Incredible India: the world’s biggest democracy is set for decades of growth
A professional investor tells us where he would put his money. This week: Gaurav Narain, manager of the India Capital Growth Fund, selects three favourites.
India’s greatest strength lies in its domestic consumption. Urbanisation and a booming middle class mean disposable incomes are growing.
More than half the population is under 30, which should drive structural growth for decades. India is also the world’s biggest democracy. This suggests its equity market is less likely to suffer from state interference than its counterparts in other emerging markets.
Furthermore, following reforms and investment in infrastructure, a number of bottlenecks that used to hinder large-scale manufacturing have been addressed. India is thus set to benefit from the West’s desire to move supply chains away from China.
While the opportunities for growth and investment are ample at present, we particularly like banking names as well as consumer-discretionary companies such as auto ancillaries and consumer electronics.
A brand you can bank on
Despite the turmoil in Europe and the US, we remain optimistic about the Indian banking sector as the domestic industry has gone through an intense cleanup with a series of regulatory changes.
Indian banks currently boast clean balance sheets and are well capitalised, while their profitability is improving. Federal Bank (Mumbai: FEDERALBNK), the largest holding in our portfolio, is a medium-sized private-sector bank whose $19bn asset book is well balanced between corporates (45%) and retail (55%).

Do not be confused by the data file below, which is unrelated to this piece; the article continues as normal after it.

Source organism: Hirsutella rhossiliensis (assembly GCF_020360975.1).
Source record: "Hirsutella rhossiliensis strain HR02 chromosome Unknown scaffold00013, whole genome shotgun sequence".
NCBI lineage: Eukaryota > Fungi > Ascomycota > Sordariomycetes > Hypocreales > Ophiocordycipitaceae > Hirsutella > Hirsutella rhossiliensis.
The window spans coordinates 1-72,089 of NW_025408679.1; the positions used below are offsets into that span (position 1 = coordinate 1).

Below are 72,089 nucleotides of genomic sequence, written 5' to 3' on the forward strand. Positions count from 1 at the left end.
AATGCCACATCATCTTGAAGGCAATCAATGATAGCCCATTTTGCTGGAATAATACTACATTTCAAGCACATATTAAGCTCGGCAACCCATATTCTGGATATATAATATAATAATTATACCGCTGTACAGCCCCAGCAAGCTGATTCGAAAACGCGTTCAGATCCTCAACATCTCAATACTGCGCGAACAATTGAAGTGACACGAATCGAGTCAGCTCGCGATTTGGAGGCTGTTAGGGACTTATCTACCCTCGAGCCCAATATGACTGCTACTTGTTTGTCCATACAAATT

Over the past five years, the bank has transformed itself into a leading bank with a strong board and a team of professionals hired from leading multinational and other private-sector banks.
Furthermore, the group has built up a strong asset book, with one of the lowest levels of gross nonperforming assets (NPAs) in the industry: about 3%.
The bank has been among the most innovative on digitisation – it has 50 partnerships with fintechs, for example. Its long-term prospects are bright, as its strong balance sheet should support the rise in credit demand from both the corporate and retail sectors.
Sona BLW Precision Forgings (Mumbai: SONACOMS) manufactures systems and components for car companies around the world and stands to gain from growing orders and demand for electric vehicles.
Its strength lies in its research and development (R&D) capabilities, with 15% of the workforce dedicated to creating innovative technologies. Early entry into the market for advanced differential gears – a system that helps transmit power from the engine to the wheels – for electric vehicles has enabled the firm to secure large orders globally.
Throw in new products being commercialised from the pool of R&D projects, and there is high revenue visibility over the next three to five years.
Making India a manufacturing base
Dixon Technologies (Mumbai: DIXON) designs and manufactures electronic products for leading Indian and global brands, including Samsung, Panasonic and Philips.
It is a direct play on India’s drive to become a manufacturing base for consumer electronics as brands shift supply chains out of China.
Importantly, Dixon has a dominant market share in each of the product segments it operates in: more than 30% in LED TVs, 45% in domestic LED lighting, 28% in washing machines and roughly 30% in security systems.
The market opportunity is large for catering to the domestic as well as the global market. Dixon is well placed to capture this growth opportunity, with its strong management team, execution capabilities and a capital-efficient business model.